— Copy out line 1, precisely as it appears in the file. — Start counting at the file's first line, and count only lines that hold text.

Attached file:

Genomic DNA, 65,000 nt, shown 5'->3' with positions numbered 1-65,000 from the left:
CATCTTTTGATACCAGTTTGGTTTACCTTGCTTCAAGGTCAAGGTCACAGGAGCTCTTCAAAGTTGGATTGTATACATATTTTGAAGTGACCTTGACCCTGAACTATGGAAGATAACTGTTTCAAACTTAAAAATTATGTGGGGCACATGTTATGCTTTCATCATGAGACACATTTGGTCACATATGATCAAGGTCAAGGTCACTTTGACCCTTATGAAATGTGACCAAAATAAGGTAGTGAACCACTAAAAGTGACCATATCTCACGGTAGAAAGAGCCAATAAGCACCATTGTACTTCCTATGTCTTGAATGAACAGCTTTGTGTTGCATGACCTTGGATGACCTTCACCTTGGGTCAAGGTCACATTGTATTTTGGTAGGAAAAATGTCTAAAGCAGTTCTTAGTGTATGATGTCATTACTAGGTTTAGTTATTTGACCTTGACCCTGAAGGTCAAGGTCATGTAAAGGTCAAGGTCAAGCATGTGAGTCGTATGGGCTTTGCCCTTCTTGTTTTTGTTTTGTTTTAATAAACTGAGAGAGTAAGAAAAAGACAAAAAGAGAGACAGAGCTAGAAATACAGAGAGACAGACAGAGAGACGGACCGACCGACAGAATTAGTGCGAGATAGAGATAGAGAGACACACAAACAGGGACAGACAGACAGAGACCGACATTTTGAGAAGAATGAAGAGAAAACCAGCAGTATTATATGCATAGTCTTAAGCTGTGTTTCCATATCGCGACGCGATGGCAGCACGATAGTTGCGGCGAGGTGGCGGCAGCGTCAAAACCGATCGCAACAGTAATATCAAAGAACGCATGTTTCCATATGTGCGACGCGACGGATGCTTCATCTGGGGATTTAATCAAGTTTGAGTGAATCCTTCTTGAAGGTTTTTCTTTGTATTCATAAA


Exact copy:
Genomic DNA, 65,000 nt, shown 5'->3' with positions numbered 1-65,000 from the left: